Archive for March, 2014

Recap #2, Part III: Modifiers

Monday, March 31st, 2014

Quantifiers

basic -i form -na form
all nadi nadna
many aŋo
some amba
two ɛnna

Adjectives

Adjectives inflect to match the noun they modify.

base form -ɨdɛn or -ɨdi form -na form
happy andabal andabalna
finished boda bodna
lost do
wild gyɛttaɬ gyɛttaɬna
broken gube gubɨdɛn
small, little ɨsa
bright lo
giant nonno
black siye
pretty syoɬe syoɬɨdi

Adverbs of Time

ala now
galaba before
goɬi for some time
iyɛ iyɛ again
iyɛnɛ twice
ɨdeba after, afterwards
lannal tomorrow
tilɛnya long ago, once long ago

Adverbs of Manner

andabalya happily
bɛldɛnya while spinning or turning
dugaŋya around, surrounding, encircling
kadeya directly across, reflectedly
loya brightly
mɨdeya carefully, cautiously
olaya up, upwards
tadya down, downwards
tosya slow

Adverbs that only modify other adverbs

alam too, too much
no more, much

All done. More sentences in a few days.

light is aryt (of low weight)

Monday, March 31st, 2014
aryt = light (of low weight) (adjective) (some things Google found for "aryt": an uncommon term; Aryt Industries Ltd. is an Israel-based company primarily engaged in the manufacture of detonators; a rare last name; a very rare first name; title of a song by Nick Stoynoff; similar Aryta is the name of a place in Russia)

Word derivation for "light" (of low weight) (adjective) :
Basque = arin, Finnish = kevyt
Miresua = aryt

The word light doesn't appear in Alice's Adventures in Wonderland. It does appear in Through the Looking-Glass, but, again, not with this meaning.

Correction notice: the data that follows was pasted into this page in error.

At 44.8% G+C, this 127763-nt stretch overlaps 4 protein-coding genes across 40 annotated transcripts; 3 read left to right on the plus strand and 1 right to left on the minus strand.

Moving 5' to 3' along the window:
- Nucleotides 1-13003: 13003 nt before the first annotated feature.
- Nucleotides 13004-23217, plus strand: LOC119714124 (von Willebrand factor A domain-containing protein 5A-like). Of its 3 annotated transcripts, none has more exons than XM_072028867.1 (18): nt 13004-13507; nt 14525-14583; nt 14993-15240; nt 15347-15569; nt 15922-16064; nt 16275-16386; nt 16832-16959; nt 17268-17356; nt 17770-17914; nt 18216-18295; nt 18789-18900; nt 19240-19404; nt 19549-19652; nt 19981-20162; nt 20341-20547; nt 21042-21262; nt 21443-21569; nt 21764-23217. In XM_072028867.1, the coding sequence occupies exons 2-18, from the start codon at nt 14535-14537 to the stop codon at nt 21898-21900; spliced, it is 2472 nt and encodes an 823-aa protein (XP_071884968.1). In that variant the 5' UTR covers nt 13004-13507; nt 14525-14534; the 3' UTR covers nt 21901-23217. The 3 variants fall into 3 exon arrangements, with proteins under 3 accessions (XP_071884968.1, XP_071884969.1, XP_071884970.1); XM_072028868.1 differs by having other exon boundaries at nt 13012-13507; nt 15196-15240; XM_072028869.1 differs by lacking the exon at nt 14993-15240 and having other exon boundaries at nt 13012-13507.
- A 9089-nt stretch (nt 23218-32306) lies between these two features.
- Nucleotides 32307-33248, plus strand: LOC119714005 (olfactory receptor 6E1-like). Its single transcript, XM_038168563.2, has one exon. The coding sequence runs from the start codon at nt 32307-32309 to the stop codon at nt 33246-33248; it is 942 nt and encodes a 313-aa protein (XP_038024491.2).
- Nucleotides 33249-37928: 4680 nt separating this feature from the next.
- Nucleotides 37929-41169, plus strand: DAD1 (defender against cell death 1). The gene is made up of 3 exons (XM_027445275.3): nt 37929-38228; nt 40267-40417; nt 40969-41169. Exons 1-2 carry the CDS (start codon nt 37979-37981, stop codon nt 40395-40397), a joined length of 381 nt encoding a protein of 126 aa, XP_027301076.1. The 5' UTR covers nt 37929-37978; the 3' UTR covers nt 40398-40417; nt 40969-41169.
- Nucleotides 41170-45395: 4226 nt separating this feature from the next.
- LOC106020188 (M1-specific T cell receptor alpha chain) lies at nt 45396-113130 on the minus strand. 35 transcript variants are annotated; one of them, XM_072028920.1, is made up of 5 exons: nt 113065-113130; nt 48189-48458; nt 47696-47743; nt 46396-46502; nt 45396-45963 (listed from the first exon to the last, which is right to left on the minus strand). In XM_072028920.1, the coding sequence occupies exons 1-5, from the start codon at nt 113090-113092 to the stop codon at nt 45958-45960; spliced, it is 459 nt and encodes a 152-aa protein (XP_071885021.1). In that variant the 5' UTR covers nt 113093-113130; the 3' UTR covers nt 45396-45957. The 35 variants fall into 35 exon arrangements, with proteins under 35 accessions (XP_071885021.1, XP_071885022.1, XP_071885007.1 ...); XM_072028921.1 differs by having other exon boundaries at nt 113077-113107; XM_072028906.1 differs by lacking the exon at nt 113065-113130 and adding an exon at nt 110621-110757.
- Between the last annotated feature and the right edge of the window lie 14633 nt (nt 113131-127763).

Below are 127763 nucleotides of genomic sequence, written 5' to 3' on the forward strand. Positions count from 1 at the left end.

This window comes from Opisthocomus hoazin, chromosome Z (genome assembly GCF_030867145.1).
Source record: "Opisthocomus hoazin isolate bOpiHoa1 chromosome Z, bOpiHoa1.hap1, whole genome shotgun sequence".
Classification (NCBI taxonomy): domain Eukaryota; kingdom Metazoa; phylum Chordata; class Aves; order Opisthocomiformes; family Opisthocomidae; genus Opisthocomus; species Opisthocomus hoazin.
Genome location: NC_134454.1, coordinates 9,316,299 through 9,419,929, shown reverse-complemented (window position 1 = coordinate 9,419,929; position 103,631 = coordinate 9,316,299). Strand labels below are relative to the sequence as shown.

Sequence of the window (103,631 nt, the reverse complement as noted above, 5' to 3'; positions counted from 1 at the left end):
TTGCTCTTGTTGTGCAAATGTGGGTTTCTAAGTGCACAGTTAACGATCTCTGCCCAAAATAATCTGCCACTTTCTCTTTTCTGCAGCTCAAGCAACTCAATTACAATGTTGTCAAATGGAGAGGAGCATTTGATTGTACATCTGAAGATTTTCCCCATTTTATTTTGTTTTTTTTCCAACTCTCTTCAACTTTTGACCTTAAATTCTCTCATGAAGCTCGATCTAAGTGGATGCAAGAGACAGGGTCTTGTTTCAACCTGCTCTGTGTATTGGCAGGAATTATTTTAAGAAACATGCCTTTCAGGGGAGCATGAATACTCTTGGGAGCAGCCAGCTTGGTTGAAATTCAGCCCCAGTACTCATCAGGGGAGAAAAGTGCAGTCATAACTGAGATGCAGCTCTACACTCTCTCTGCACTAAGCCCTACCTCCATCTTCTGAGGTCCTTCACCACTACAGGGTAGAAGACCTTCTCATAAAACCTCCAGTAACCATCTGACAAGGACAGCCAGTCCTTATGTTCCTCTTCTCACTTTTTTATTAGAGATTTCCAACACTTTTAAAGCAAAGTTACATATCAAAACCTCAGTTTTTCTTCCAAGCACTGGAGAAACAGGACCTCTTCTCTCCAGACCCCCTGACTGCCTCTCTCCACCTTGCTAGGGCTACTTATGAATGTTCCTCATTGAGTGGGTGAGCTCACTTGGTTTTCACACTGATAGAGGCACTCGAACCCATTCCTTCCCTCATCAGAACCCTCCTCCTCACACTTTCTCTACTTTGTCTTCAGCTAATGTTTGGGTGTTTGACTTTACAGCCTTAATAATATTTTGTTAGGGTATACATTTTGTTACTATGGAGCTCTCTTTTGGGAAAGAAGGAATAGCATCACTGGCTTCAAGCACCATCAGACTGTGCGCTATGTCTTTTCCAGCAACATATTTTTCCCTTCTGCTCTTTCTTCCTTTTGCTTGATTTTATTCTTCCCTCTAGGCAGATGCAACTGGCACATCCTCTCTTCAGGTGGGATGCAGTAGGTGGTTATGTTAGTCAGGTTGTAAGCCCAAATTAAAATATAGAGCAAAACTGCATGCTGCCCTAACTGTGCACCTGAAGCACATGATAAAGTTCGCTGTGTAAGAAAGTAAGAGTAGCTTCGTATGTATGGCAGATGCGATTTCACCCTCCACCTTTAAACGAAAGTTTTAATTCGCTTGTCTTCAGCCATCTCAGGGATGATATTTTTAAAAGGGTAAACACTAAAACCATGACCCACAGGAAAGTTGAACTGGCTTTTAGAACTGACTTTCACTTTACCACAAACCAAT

Recap #2, Part II: Verbs and Some Other Things

Sunday, March 30th, 2014

Verbs of Motion

We’ve seen 5 out of 8 in various forms:

IMP PRF ITR
aŋi onnɨt anna
eyaŋi eyonnɨt
mɛhaŋi mɛhonnɨt
evi tavi evna
ono tono onna
pɛsi pɛstɛ pɛsna
tɨŋi otni tɨnna
dantɨŋi danotni
notɨŋi noyotni
olatɨŋi olotni
tattɨŋi tadotni

Verbs of Stance

We’ve seen 2 out of 3:

IMP PRF
sɛdɛ sɛttɛ
alansɛdɛ alansɛttɛ
tɛndɛ tɛttɛ
notɛndɛ notɛttɛ

Clause Particles

ka hortative
ki imperative

Clausal Conjunctions

nɛnsi and so

Modals and Evidentials

bala non-visual, other sensory evidential
dɛga future modal
dɛstɛ reported or hearsay evidential
giya ability and potentiality modal
tɛlɛ inference evidential

OK? Questions?
Part 3 coming tomorrow.

Recap #2, Part I: Nouns and Pronouns

Saturday, March 29th, 2014

I’m splitting this recap into 3 posts, and adding a little, too.

In 49 sentences, we’ve seen the following:

Class I Nouns

MT.sg MT.pl SS.sg SS.pl
baby kyɨbe kyɨbna kyɨbava kyɨbnavi
boy koda kodna kodava kodnavi
child hɨse hɨsna hɨsava hɨsnavi
girl laki lakina lakyava lakinavi
person ɛlɛ ɛlɛna ɛlava ɛlɛnavi

Kinship terms also belong in Class I. While we haven’t seen any yet, the words koda and laki double as kinship terms, but with differing sessile forms.

MT.sg MT.pl SS.sg SS.pl
boy koda kodna kodava kodnavi
son koda kodna kodeya kodɨdiya
girl laki lakina lakyava lakinavi
daughter laki lakina lakyeya lakyɨdiya

Class II Nouns

MT.sg MT.pl SS.sg SS.pl
belly kye kyena kyehava kyenavi